solution, which was stirred for another 0.5 h and heated at 140 C for 36 h. For Sb-substituted sample (x ≠0), NaBH4 is required to inhibit the formation of Bi2O3. The molar number of EDTA is twice the total molar number of Bi and Sb. The resulting powders were washed by DI water and then absolute ethanol, followed by drying at 80 C. The resulting powders were compacted into parallelepiped and then sealed in an evacuated Pyrex ampoule. Sintering was carried out at 300  C for 10 h. Powder X-ray diffraction (XRD) patterns were obtained using a Shimadzu XRD-6000 diffractometer e q u i p p e dw i t hF eK αr a d i a t i o n . The morphology of the samples was observed by a field emission scanning electron microscope (JEOL JSM-6700F). Electrical resistivity was carried out using a quasi-dc technique with a four-wire configuration between 300 and 10 K in an Oxford closed cycle cooler cryostat. A Cernox sensor was used to monitor the ambient temperature of the sample. Temperaturedependent thermopower data were collected between 300 and 80 K using a steady technique. The thermally generated Seebeck voltage across the sample was measured using a Keithely 2182 nanovoltmeter. The temperature gradient across the sample was monitored using a type E differential thermocouple. Temperature gradients were typically between 0.5 and 1 K. The TEP of the sample was obtained by subtracting the TEP of Cu Seebeck probes. Results and discussion Figure1 shows the x-ray diffraction pattern of Bi2-xSbxTe3 (x = 0, 0.5, 1.0,and 1.5) parallelepipeds which were compacted and sintered at 300 C in an evacuated Pyrex ampoule. All of the samples are of single phase. All the reflection peaks can be indexed based on a rhombohedric lattice with the space group of R 3 m . For both the x = 0 and 1.5 samples, enhanced (0015) reflection is clearly observed, indicating that the aggregate is textured and shows a preferred orientation. This texture might be associated with the observation that Bi2Te3 sheets grow along the [003] direction. [4] It should be noted that the texture appears only after the as-prepared powders are compacted and sintered. Figure 2 shows the SEM micrograph of Bi2Te3 obtained solvothermally. The nanosheets appear to grow epitaxially along the surface of Te tubes, being consistent with those reported in the literature. [3,4] The size of the edge and thickness of the hexagonal nanoplatelets are estimated to be 200-250 nm and 20-25 nm, respectively. However, the morphology of the Sb-doped (x = 0.5) sample is no longer sheet-tubes, instead clusters of nanoparticles with the size of ~100 nm are observed, which is similar to the Bi2(Te,Se)3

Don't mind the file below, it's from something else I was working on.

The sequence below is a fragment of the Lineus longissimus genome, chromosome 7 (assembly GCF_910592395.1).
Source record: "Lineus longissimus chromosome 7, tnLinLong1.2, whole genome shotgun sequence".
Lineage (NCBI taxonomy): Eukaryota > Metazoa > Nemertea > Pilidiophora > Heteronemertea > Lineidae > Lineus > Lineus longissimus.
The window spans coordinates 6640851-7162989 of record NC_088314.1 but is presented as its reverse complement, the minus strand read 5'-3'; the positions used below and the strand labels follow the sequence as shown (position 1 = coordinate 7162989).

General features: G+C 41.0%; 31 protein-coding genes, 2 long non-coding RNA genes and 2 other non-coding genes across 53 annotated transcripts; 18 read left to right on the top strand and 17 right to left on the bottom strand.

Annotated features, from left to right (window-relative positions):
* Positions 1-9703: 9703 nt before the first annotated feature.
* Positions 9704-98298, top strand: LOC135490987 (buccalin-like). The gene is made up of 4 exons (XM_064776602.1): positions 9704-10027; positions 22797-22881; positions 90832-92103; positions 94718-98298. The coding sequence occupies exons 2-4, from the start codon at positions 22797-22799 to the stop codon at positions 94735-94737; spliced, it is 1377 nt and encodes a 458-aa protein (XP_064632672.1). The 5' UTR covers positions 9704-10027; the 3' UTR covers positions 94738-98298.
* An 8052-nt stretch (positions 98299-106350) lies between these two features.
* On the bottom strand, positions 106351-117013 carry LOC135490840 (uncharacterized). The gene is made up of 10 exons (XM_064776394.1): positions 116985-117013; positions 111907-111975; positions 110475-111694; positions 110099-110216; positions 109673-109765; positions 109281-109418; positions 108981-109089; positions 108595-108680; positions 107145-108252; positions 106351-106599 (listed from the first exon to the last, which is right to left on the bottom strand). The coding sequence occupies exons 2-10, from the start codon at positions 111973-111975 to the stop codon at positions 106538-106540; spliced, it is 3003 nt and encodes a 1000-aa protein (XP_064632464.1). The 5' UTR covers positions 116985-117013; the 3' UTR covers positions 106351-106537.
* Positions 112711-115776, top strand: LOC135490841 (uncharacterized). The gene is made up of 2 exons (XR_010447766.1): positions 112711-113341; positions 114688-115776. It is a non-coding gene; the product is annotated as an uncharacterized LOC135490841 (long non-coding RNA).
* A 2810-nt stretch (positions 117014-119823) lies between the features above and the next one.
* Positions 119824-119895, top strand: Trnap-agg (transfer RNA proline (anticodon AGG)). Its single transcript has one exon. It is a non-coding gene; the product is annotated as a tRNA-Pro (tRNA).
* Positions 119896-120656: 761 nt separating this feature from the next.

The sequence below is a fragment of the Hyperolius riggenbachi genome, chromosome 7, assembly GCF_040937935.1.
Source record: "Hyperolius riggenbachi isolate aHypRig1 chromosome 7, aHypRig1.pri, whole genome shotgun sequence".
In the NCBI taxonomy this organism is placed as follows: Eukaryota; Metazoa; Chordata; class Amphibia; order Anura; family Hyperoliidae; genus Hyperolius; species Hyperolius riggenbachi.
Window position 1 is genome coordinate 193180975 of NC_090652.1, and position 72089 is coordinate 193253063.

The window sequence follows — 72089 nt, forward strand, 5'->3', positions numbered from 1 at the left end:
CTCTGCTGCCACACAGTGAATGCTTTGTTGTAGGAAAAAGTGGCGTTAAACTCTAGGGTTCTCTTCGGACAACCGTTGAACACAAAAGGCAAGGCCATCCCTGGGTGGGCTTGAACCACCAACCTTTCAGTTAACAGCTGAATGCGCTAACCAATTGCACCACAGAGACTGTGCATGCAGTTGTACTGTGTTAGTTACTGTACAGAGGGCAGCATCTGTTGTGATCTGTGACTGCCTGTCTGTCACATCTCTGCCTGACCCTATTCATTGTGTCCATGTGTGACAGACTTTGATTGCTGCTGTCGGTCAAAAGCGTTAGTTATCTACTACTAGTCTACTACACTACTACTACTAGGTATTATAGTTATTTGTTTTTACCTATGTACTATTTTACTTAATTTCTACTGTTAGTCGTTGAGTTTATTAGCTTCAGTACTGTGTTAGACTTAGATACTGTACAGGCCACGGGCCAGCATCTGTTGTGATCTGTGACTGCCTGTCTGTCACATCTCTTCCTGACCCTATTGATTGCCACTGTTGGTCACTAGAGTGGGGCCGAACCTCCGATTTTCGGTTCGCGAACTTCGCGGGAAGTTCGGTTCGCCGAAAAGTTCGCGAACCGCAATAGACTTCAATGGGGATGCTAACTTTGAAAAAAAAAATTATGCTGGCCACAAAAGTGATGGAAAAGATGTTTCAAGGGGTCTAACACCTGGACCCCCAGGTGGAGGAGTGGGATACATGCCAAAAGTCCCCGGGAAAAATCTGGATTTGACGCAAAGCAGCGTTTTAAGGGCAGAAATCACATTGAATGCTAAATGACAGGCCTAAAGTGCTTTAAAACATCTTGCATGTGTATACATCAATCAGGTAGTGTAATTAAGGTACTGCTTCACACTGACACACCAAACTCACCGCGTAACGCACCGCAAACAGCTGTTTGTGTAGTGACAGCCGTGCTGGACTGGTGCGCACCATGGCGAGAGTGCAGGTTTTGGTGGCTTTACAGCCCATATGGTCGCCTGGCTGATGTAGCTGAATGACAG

IEEE PUBLICATION (Conference Book) TITLE: '07 Int'l Thermoelectric Conference (ICT'07) Figure 1: X-ray diffraction pattern of Bi2-xSbxTe3 (x = 0, 0.5, 1.0 and 1.5) compacted mats, which were sintered in an evacuated Pyrex ampoule at 300 C for 10 h.
Fe K
00 15

Figure 3: SEM image of solvothermally synthesized Bi1.5Sb0.5Te3 powders.

x=0

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11 15 00 21 01 20 125

10 10 01.11 110

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x = 0.5 x = 1.0

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powders prepared from hydrothermal methods. [6] The change of morphology strongly suggests that formation of the Sb-doped samples has been switched to a different growth mechanism, which is probably due to the addition of the reducing agent NaBH4 for suppressing formation of the oxide impurity phase. As shown in Figs. 4 and 5, nanoplatelets instead of clusters with a size of less than 100 nm evolve as the major product with increasing content of Sb. Interestingly, similar sheet-tubes microstructure can be found in the x = 1.5 sample. As shown in Fig. 6, the nanosheets growing along the Te tube is more irregular and warped in shape (something like leaves growing off a stalk) as compared to the x = 0 sample. It seems that the appearance of preferred orientation of (0015) lattice plane shown in the XRD pattern is related to the sheettube nanostructure. Figure 2: SEM image of solvothermally synthesized Bi2Te3 powders. The sheet-tube structure is clearly observed.

Figure 4: SEM image of solvothermally synthesized BiSbTe3 powders